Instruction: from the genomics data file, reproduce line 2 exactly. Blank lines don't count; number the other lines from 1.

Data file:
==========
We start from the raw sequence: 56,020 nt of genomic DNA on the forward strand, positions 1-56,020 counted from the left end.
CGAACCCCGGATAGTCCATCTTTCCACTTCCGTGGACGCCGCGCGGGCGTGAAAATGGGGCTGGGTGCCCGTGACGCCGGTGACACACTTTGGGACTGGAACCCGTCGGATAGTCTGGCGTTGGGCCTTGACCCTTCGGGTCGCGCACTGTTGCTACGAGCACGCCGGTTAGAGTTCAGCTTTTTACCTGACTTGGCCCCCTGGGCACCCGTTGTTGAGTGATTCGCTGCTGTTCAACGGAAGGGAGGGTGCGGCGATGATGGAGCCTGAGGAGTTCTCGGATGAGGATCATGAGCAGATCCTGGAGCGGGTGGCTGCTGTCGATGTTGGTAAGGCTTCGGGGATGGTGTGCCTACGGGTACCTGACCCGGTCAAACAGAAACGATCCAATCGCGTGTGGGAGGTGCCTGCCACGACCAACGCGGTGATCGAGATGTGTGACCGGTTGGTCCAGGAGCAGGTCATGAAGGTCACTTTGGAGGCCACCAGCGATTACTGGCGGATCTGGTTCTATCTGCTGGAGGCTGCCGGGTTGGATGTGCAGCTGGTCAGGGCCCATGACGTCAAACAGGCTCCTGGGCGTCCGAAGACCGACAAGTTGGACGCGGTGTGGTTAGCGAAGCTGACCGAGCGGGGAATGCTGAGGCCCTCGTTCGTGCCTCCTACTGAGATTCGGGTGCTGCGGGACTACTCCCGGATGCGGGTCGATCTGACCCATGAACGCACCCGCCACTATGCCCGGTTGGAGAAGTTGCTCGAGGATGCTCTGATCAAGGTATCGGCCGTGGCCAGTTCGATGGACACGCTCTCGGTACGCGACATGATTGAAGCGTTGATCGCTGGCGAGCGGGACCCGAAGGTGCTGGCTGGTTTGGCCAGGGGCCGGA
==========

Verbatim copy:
CGAACCCCGGATAGTCCATCTTTCCACTTCCGTGGACGCCGCGCGGGCGTGAAAATGGGGCTGGGTGCCCGTGACGCCGGTGACACACTTTGGGACTGGAACCCGTCGGATAGTCTGGCGTTGGGCCTTGACCCTTCGGGTCGCGCACTGTTGCTACGAGCACGCCGGTTAGAGTTCAGCTTTTTACCTGACTTGGCCCCCTGGGCACCCGTTGTTGAGTGATTCGCTGCTGTTCAACGGAAGGGAGGGTGCGGCGATGATGGAGCCTGAGGAGTTCTCGGATGAGGATCATGAGCAGATCCTGGAGCGGGTGGCTGCTGTCGATGTTGGTAAGGCTTCGGGGATGGTGTGCCTACGGGTACCTGACCCGGTCAAACAGAAACGATCCAATCGCGTGTGGGAGGTGCCTGCCACGACCAACGCGGTGATCGAGATGTGTGACCGGTTGGTCCAGGAGCAGGTCATGAAGGTCACTTTGGAGGCCACCAGCGATTACTGGCGGATCTGGTTCTATCTGCTGGAGGCTGCCGGGTTGGATGTGCAGCTGGTCAGGGCCCATGACGTCAAACAGGCTCCTGGGCGTCCGAAGACCGACAAGTTGGACGCGGTGTGGTTAGCGAAGCTGACCGAGCGGGGAATGCTGAGGCCCTCGTTCGTGCCTCCTACTGAGATTCGGGTGCTGCGGGACTACTCCCGGATGCGGGTCGATCTGACCCATGAACGCACCCGCCACTATGCCCGGTTGGAGAAGTTGCTCGAGGATGCTCTGATCAAGGTATCGGCCGTGGCCAGTTCGATGGACACGCTCTCGGTACGCGACATGATTGAAGCGTTGATCGCTGGCGAGCGGGACCCGAAGGTGCTGGCTGGTTTGGCCAGGGGCCGGA